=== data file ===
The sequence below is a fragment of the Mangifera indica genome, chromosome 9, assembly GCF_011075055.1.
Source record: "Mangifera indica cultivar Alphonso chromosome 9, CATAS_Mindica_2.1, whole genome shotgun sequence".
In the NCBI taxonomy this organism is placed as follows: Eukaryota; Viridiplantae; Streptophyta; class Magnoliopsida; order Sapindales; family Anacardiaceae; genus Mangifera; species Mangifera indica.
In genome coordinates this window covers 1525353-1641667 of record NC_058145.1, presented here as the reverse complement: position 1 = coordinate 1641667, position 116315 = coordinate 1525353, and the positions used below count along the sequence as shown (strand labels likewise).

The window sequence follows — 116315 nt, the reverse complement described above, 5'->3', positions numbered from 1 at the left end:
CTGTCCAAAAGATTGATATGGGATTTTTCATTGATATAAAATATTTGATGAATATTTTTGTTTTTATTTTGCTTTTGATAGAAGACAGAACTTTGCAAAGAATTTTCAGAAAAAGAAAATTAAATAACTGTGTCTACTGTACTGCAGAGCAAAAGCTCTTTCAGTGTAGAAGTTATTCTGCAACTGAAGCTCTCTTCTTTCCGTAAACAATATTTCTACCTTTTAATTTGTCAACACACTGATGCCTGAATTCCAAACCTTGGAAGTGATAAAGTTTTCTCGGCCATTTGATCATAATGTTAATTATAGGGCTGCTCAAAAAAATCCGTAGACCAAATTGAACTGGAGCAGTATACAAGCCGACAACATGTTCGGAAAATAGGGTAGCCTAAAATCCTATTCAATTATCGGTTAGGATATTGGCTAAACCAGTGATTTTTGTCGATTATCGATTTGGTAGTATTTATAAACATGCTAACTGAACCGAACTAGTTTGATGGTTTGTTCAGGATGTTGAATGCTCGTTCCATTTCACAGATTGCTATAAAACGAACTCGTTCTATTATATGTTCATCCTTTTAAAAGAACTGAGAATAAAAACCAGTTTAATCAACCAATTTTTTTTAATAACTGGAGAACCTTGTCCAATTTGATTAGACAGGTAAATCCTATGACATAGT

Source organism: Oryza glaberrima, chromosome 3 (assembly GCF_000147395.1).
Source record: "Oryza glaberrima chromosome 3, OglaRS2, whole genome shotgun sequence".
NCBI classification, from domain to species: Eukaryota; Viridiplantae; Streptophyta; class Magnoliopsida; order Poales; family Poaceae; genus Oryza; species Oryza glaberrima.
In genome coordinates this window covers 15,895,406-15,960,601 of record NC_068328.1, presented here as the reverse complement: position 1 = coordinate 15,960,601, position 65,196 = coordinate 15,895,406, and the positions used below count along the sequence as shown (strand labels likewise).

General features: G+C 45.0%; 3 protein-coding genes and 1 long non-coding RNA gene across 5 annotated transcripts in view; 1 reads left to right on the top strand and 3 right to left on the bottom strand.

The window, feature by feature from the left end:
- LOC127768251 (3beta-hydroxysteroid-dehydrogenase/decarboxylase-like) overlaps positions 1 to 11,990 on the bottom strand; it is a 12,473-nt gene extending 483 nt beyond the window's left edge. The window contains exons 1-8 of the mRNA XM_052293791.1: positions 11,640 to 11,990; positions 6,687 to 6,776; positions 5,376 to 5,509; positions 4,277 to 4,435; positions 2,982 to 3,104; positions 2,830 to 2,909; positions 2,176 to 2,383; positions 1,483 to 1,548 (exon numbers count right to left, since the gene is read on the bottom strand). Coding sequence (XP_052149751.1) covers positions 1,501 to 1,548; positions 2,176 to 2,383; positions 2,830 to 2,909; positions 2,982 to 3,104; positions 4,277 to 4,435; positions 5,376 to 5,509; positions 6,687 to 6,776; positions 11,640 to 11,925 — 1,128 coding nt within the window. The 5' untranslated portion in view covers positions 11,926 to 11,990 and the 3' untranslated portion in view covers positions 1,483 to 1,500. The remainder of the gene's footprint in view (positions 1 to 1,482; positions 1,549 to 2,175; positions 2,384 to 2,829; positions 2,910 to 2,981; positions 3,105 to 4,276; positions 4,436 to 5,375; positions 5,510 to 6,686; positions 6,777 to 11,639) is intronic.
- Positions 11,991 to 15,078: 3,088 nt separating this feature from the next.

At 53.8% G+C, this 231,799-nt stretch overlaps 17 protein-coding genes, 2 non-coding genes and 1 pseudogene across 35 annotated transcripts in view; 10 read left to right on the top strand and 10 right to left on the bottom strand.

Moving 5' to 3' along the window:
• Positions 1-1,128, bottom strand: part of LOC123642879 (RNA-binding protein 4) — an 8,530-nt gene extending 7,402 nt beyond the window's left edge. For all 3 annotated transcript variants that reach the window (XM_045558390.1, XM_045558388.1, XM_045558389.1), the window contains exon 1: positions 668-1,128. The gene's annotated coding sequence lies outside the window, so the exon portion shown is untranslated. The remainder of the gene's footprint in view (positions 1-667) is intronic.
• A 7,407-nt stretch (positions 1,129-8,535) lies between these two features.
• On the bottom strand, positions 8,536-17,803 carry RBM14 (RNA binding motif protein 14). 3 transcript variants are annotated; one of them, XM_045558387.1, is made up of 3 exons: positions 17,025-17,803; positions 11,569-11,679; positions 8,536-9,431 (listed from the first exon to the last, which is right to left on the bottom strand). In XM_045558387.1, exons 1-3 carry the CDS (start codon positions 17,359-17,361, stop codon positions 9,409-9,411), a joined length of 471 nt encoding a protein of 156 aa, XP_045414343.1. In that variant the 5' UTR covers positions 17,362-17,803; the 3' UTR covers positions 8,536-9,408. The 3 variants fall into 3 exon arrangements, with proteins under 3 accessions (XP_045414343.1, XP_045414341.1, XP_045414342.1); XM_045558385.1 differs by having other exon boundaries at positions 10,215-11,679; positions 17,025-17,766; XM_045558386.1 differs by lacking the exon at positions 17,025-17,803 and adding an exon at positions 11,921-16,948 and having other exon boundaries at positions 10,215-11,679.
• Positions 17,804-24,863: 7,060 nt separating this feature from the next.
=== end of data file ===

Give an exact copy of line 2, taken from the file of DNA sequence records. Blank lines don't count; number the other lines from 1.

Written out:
Source record: "Mangifera indica cultivar Alphonso chromosome 9, CATAS_Mindica_2.1, whole genome shotgun sequence".